What is the Iran Nuclear Deal and what could be the possible consequences of Iran’s withdrawal?

By Ema Sichmanova.

Nuclear weapons remain the most dangerous armaments in the world. This threat has led to the establishment of a nuclear non-proliferation regime aimed at the prevention of an increase or distribution of nuclear weapons. The cornerstone of this regime is the Treaty on the Non-Proliferation of Nuclear Weapons (NPT). Although many criticise this regime for not being effective enough, Ms. Nakamitsu, the UN Under-Secretary-General and High Representative for Disarmament Affairs described the Treaty as ‘one of the most successful treaties’. In the article ‘Is The NPT Still Relevant? – How To Progress The NPT’S Disarmament Provisions’, John Carlson – an international authority on nuclear non-proliferation – emphasises how prior to the negotiation of the NPT it was predicted that there were going to be 25-30 nuclear weapons states by 1990s. However, there are currently only 9 states that are known to be in possession of nuclear weapons.

Under the NPT, there are 5 ‘nuclear-weapon states’: Russia, the United States, China, France, and the United Kingdom. These had developed their armaments prior to the existence of NPT whereas all other countries are identified under the NPT as the ‘non-nuclear weapon states’. The remaining 4 states are North Korea, India, Pakistan, and Israel; these have developed their nuclear weapons after the signing of the NPT in 1968. The ‘non-nuclear weapon states’ are obliged to conduct separate safeguard agreements with the International Atomic Energy Agency (IAEA), an independent international organisation which reports to the United Nations. These safeguards allow the IAEA to independently verify if states honour their obligations under the NPT.

In 2005, the IAEA determined that Iran had been found to be in non-compliance with its safeguards by commencing to enrich uranium, possibly indicating an aspiration to develop a nuclear weapon. Uranium enrichment and plutonium separation may both be used not just to create fuel for a nuclear reactor but also as a material for nuclear weapons. This gave Iran the potential to produce a nuclear weapon in less than a year. Enrichment activities, however, cannot be banned as they are used to obtain nuclear fuel. Such activity is protected under Article IV of the NPT as the states have a right to enjoy ‘peaceful uses of nuclear technology’. It is only the production of Highly Enriched Uranium, approximately 20% of U-235, which can produce material used for nuclear weapons and is prohibited by the NPT.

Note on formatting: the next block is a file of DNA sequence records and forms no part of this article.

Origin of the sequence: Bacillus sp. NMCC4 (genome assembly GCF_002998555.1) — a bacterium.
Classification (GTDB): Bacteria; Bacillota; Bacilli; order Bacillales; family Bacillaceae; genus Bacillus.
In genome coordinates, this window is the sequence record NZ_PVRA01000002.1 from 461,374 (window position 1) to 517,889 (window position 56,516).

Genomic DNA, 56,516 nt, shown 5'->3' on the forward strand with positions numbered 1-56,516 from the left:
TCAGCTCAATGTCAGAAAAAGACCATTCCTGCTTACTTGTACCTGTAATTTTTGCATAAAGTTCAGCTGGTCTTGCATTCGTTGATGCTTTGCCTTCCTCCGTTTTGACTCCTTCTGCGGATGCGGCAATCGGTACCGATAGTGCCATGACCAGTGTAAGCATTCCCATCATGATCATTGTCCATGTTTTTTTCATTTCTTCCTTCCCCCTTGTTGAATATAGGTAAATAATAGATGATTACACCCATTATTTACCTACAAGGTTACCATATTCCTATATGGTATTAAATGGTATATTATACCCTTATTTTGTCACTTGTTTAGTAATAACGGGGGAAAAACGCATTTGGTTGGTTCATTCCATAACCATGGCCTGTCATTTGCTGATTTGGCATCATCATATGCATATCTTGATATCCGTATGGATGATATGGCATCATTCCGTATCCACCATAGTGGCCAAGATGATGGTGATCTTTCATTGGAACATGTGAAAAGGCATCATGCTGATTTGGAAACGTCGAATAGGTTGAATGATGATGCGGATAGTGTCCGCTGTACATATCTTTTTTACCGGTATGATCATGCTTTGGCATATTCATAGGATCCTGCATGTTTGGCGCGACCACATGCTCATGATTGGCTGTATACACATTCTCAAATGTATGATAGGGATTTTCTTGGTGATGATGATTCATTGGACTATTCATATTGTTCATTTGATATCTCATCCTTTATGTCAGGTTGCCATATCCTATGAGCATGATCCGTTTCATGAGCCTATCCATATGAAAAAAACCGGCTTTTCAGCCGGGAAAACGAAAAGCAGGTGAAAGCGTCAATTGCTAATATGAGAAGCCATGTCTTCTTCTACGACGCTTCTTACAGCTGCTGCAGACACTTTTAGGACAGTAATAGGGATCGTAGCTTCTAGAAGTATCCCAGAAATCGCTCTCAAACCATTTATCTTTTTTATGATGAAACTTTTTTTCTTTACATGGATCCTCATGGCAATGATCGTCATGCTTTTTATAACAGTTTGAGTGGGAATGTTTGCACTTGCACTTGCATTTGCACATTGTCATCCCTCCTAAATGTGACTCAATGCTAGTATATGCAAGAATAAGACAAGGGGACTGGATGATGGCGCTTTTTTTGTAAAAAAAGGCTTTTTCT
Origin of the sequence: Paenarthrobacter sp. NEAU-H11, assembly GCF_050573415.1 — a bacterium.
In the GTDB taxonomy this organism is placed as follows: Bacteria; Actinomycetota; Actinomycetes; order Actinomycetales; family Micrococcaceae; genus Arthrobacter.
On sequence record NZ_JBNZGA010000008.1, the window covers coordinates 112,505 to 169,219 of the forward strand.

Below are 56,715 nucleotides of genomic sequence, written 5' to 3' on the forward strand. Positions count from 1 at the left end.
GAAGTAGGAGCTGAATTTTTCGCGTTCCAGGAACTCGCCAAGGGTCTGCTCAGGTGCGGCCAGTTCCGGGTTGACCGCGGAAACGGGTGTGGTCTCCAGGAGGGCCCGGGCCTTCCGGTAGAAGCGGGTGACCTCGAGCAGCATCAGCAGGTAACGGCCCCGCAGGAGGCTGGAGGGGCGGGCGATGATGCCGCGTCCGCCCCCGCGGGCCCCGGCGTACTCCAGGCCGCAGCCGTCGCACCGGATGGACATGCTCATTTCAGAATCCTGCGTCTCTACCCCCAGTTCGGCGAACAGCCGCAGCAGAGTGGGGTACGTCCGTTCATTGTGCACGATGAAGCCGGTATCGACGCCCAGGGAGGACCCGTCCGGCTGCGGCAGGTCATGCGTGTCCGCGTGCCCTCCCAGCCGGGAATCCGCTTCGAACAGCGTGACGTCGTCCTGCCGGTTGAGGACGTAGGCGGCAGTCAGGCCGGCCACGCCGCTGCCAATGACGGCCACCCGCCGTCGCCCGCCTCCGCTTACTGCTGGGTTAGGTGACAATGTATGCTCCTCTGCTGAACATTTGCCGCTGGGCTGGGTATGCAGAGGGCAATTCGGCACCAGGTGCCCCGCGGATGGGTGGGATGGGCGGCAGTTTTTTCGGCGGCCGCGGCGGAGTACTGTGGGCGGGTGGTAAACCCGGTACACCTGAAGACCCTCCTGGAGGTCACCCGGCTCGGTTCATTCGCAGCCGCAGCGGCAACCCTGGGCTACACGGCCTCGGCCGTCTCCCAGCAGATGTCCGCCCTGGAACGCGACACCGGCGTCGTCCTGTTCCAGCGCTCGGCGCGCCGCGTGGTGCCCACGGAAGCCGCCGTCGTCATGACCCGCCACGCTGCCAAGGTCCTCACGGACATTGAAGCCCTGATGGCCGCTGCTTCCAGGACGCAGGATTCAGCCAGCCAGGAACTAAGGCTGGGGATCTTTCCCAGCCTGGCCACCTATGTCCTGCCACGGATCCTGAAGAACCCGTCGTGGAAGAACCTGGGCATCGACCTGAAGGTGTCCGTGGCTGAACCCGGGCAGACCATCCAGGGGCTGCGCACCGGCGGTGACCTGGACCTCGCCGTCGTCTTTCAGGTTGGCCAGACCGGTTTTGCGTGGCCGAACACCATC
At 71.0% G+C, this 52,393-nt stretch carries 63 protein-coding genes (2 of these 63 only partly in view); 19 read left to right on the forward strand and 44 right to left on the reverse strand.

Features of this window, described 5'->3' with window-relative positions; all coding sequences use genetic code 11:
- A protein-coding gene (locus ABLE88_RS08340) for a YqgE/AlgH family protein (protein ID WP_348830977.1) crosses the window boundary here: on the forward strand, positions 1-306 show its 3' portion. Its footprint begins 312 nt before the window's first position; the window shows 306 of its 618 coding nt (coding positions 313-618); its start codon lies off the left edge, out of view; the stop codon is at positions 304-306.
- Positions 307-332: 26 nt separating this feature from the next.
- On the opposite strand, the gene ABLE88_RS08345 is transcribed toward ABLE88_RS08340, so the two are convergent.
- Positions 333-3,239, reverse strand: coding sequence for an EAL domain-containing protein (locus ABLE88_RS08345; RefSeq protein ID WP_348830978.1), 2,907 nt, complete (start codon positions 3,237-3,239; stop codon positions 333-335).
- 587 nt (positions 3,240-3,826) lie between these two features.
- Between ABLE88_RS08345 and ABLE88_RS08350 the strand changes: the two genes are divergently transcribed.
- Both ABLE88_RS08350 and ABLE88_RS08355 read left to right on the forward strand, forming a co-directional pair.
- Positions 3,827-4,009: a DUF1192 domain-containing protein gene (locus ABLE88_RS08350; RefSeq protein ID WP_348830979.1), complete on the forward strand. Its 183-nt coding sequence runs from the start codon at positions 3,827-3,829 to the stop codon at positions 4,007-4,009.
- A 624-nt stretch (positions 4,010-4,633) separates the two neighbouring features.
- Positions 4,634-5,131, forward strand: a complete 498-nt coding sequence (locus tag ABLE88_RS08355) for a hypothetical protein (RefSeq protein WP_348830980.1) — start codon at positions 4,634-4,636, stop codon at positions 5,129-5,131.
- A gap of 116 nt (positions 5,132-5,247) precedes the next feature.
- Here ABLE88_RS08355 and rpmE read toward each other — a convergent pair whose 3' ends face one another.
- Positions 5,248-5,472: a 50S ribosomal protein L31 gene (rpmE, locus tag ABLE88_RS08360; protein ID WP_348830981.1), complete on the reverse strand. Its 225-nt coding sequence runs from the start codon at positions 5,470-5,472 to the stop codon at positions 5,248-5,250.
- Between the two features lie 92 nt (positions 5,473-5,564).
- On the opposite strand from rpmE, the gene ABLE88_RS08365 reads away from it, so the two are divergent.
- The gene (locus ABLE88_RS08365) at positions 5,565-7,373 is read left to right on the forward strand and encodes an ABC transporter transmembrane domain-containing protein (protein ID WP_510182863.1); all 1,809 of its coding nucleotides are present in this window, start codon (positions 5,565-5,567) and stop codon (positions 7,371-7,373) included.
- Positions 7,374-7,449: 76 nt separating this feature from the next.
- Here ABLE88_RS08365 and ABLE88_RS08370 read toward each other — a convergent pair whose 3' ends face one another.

Photo source.

As a result of Iran’s activities, the IAEA referred Iran’s nuclear programme to the UN Security Council in 2006. The UN Security Council adopted 7 resolutions which included restrictive measures, such as an embargo on states exporting materials that could be used for Iran’s nuclear programme and placing financial and travel restrictions on certain individuals. Negotiations to settle this dispute had resulted in an agreement between Iran and the P5+1 (France, Germany, and the United Kingdom, China, Russia, and the United States) known as the Joint Comprehensive Plan of Action (JCPOA) in July 2015. Through this deal, Iran agreed to limit its nuclear activities in exchange for sanctions relief. The Joint Comprehensive Plan of Action stated that for 15 years, Iran must reduce its low-enriched uranium from 10,000 kg to a maximum 300 kg and will only enrich uranium up to 3.67%. Further, enrichment will be limited to only a single site. Iran agreed that it will not seek, develop, or acquire any nuclear weapons and will be subject to extensive monitoring. The agreement also included a provision that if Iran is found to be in non-compliance, the sanctions will be re-established. On 16 January 2016, after Iran implemented the JCPOA by restricting the nuclear programme and increasing its monitoring, the nuclear-related sanctions were lifted.

On 8 May 2018, US President Donald Trump withdrew the United States from the JCPOA and reintroduced the nuclear-related sanctions which were re-imposed in November 2018. This put further strain on the US and Iran relationship and resulted in Iran cutting back on its compliance with JCPOA in 2019. On 5 January 2020, following the US airstrike that killed Iranian Major General Qassem Soleimani, Iran announced that it would no longer abide by the JCPOA. This decision effectively abandoned the deal altogether. They also stated they will continue to cooperate with the IAEA. According to The New York Times, the Iranian government declared that ‘Iran’s nuclear program will have no limitations in production including enrichment capacity and percentage and number of enriched uranium and research and expansion.’

Since Iran had abandoned the JCPOA, relevant sanctions may be re-imposed based on the deal’s conditions. In fact, France, Britain, and Germany already formally triggered the agreement’s dispute mechanism which may result in another UN Security Council Resolution concerning Iran’s sanctions. It is now up to the European diplomats and the Security Council as to what will happen next. If UN Security Council re-establishes sanctions, Iran may refuse cooperation with the IAEA. This would mean a complete lack of information and transparency on Iran’s nuclear activities, allowing Iran to possibly commence the making of nuclear weapons and posing a threat to the entire world. As President Ronald Reagan and General Secretary Mikhail Gorbachev expressed in a joint statement, ‘a nuclear war cannot be won and must never be fought’.

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